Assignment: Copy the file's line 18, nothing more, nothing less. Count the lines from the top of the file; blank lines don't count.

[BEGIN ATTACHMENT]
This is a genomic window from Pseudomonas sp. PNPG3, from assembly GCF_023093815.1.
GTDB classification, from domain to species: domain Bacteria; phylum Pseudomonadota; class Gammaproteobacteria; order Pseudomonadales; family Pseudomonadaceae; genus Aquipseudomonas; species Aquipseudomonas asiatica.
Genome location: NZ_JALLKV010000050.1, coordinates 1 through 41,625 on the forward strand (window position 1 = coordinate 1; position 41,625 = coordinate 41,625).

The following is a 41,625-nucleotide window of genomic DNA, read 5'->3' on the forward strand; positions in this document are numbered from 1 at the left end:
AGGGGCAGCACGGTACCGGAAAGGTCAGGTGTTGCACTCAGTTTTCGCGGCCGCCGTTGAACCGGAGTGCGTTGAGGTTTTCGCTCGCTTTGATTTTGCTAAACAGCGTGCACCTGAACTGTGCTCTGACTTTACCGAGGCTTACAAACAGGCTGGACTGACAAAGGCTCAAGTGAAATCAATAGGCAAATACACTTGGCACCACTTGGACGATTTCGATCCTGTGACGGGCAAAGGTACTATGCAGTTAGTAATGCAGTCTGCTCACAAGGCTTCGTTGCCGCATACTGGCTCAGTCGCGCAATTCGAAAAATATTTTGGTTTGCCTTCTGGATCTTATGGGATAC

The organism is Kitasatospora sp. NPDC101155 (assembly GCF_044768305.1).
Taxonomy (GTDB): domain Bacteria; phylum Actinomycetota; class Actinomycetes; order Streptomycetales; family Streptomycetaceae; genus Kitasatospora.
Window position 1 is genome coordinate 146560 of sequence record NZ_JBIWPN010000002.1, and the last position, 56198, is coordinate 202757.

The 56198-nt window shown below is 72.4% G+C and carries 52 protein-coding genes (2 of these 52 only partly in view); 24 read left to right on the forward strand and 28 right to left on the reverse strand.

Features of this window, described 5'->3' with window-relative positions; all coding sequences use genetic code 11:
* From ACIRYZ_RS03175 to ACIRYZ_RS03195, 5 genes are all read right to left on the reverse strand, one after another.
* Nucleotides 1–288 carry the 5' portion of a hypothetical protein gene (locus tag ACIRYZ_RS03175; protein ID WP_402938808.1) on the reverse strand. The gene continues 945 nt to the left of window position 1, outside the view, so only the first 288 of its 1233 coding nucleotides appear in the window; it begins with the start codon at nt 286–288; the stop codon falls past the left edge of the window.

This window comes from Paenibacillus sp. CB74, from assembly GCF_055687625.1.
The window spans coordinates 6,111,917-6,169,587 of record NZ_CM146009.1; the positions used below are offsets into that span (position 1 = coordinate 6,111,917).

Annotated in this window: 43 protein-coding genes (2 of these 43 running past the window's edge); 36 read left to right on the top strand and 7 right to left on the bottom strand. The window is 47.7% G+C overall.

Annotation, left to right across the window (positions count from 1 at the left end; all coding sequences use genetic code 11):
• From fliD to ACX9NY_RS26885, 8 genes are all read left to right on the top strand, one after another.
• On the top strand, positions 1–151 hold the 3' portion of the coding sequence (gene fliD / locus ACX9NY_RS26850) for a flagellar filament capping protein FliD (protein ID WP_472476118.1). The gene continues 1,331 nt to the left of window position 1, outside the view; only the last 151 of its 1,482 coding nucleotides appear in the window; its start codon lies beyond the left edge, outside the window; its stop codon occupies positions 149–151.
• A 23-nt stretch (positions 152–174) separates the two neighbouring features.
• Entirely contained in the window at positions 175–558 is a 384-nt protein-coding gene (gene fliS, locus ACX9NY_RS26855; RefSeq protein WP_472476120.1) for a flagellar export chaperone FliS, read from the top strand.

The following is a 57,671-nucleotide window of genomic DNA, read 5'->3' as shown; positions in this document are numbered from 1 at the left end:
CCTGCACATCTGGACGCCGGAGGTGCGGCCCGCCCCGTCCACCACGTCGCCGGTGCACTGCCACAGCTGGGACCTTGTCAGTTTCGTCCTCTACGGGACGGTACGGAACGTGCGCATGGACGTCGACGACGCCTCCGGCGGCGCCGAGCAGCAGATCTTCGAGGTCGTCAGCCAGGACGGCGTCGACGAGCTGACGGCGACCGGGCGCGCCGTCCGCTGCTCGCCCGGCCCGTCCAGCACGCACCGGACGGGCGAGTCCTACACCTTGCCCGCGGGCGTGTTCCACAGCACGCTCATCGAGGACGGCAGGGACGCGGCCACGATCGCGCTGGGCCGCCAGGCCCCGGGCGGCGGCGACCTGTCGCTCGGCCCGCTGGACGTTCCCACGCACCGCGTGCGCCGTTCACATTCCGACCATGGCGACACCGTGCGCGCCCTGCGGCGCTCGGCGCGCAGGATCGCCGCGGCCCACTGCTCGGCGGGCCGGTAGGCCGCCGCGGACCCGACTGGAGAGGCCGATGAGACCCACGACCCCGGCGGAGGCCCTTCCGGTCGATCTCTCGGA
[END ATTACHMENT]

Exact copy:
• On the top strand, positions 1–151 hold the 3' portion of the coding sequence (gene fliD / locus ACX9NY_RS26850) for a flagellar filament capping protein FliD (protein ID WP_472476118.1). The gene continues 1,331 nt to the left of window position 1, outside the view; only the last 151 of its 1,482 coding nucleotides appear in the window; its start codon lies beyond the left edge, outside the window; its stop codon occupies positions 149–151.